As a child, Kathy – now thirty-one years old – lived at Hailsham, a private school in the scenic English countryside where the children were sheltered from the outside world, brought up to believe that they were special and that their well-being was crucial not only for themselves but for the society they would eventually enter. Kathy had long ago put this idyllic past behind her, but when two of her Hailsham friends come back into her life, she stops resisting the pull of memory.

And so, as her friendship with Ruth is rekindled, and as the feelings that long ago fueled her adolescent crush on Tommy begin to deepen into love, Kathy recalls their years at Hailsham. She describes happy scenes of boys and girls growing up together, unperturbed – even comforted – by their isolation. But she describes other scenes as well: of discord and misunderstanding that hint at a dark secret behind Hailsham’s nurturing facade. With the dawning clarity of hindsight, the three friends are compelled to face the truth about their childhood–and about their lives now.

A tale of deceptive simplicity, Never Let Me Go slowly reveals an extraordinary emotional depth and resonance – and takes its place among Kazuo Ishiguro’s finest work.

One of my all time favorite books. I found it heart wrenching, realistic, shocking, and ultimately very very effective. Highly recommended.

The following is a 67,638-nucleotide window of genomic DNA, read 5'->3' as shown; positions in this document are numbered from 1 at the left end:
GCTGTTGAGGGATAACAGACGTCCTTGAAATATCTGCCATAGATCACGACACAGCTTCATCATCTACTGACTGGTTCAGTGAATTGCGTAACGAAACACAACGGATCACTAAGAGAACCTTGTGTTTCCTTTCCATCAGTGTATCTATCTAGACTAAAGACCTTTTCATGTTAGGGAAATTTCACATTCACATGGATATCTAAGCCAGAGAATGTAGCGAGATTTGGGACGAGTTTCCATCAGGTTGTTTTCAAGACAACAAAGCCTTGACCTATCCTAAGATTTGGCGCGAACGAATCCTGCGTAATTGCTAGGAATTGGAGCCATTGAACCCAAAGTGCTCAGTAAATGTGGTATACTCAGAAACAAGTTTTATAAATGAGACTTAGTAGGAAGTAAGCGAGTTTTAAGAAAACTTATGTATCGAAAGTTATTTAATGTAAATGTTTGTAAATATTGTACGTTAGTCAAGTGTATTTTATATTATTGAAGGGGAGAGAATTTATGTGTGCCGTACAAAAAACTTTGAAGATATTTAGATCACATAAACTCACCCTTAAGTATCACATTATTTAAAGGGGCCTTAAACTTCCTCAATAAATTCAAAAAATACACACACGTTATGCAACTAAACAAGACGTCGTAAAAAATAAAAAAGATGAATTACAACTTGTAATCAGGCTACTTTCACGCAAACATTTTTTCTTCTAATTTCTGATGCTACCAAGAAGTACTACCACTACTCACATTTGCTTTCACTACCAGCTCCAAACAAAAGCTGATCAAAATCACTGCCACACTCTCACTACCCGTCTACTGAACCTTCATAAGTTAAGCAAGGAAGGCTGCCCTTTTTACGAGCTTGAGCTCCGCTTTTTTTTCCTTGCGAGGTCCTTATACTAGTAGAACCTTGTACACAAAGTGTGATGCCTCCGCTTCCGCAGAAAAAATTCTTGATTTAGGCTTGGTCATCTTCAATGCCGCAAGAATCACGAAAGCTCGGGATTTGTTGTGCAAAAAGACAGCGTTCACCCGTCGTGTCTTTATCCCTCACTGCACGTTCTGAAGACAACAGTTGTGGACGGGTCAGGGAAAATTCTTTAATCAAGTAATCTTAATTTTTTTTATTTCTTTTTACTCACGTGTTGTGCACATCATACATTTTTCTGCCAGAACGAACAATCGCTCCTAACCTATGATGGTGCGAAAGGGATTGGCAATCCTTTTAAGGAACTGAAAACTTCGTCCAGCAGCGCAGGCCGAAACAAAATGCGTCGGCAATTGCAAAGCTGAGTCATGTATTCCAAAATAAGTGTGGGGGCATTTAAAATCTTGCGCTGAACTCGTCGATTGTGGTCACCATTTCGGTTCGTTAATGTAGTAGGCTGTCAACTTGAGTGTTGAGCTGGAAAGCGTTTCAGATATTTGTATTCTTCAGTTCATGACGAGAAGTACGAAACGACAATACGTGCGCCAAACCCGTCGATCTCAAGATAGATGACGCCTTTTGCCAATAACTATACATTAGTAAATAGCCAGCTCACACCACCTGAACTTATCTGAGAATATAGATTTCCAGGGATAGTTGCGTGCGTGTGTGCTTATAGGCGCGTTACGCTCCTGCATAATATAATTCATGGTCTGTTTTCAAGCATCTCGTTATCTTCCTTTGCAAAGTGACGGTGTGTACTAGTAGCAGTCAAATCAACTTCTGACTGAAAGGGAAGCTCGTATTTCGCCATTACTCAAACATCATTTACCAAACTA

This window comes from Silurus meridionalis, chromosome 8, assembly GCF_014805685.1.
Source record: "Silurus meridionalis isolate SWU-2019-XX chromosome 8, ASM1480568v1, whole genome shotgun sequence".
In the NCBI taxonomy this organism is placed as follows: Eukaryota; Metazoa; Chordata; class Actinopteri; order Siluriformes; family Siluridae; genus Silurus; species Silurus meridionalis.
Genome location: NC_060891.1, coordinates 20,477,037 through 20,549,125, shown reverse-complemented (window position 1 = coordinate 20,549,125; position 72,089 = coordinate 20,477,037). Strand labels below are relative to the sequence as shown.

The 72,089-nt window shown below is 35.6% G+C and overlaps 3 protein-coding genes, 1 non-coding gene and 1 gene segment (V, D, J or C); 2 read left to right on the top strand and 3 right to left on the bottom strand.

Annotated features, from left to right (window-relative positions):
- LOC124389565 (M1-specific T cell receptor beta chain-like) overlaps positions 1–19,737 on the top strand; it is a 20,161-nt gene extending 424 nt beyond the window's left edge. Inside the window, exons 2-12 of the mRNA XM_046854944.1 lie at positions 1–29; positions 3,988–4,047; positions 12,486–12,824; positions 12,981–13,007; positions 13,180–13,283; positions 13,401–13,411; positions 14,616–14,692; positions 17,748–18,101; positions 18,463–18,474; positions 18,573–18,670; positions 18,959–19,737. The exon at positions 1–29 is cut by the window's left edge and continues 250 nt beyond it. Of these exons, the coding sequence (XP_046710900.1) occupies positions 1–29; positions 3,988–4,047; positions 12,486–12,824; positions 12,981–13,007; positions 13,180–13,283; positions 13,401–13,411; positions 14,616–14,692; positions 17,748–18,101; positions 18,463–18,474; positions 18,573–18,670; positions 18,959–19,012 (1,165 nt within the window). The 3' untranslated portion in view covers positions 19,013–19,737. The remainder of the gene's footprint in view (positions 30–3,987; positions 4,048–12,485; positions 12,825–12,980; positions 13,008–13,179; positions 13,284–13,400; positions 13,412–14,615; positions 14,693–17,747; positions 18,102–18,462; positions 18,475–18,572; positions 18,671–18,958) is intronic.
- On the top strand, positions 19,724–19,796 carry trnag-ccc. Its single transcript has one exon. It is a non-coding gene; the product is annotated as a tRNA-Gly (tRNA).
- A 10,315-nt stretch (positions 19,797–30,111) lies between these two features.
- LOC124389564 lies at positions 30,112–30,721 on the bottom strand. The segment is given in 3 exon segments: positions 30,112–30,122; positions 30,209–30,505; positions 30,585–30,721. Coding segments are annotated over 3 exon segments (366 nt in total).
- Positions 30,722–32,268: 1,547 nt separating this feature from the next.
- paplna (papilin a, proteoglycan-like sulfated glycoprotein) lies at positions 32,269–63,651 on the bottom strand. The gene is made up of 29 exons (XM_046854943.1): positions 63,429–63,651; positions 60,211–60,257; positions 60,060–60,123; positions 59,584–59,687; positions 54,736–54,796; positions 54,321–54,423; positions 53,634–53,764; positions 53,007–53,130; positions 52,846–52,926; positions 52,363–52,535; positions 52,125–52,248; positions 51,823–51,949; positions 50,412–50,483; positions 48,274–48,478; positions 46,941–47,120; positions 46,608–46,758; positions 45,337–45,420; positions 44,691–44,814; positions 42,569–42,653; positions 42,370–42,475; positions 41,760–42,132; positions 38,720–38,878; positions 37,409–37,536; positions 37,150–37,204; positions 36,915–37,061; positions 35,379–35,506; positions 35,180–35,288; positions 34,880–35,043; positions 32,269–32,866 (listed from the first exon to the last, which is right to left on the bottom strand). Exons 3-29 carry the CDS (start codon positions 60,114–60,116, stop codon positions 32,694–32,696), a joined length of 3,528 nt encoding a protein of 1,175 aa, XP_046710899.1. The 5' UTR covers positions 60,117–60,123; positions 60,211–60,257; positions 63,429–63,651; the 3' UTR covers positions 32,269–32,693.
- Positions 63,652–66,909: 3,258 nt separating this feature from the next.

A Prayer for Owen Meany by John IrvingJohn Irving’s A Prayer for Owen Meany is the inspiring modern classic that introduced two of the author’s most unforgettable characters, boys bonded forever in childhood: the stunted Owen Meany, whose life is touched by God, and the orphaned Johnny Wheelwright, whose life is touched by Owen. From the accident that links them to the mystery that follows them–and the martyrdom that parts them–the events of their lives form a tapestry of fate and faith in a novel that is Irving at his irresistible best.

I read this the summer before my senior year of high school and it remains one of my favorite books to this day. Highly, highly recommended.

Love Story by Eric Segal

Oliver Barrett IV, a wealthy jock from a stuffy WASP family on his way to a Harvard degree and a career in law . . . Jenny Cavilleri, a sharp-tongued, working-class beauty studying music at Radcliffe ...

Opposites in nearly every way, Oliver and Jenny are kindred spirits from vastly different worlds. Falling deeply and powerfully, their attraction to one another defies everything they have ever believed—as they share a passion far greater than anything they dreamed possible... and explore the wonder of a love that must end too soon.

One of the most adored novels of our time, this is the book that defined a generation—a story of uncompromising devotion, of life as it really is... and love that changes everything.

Such a wonderful book. My friend Jen is named after the main character :) You could read this in a day or two on the beach and be totally in love with it. It's breezy, but classic and beautiful.

What would you add to this list? Have you read any of these? 

Check out all of the Summer Reading Installments!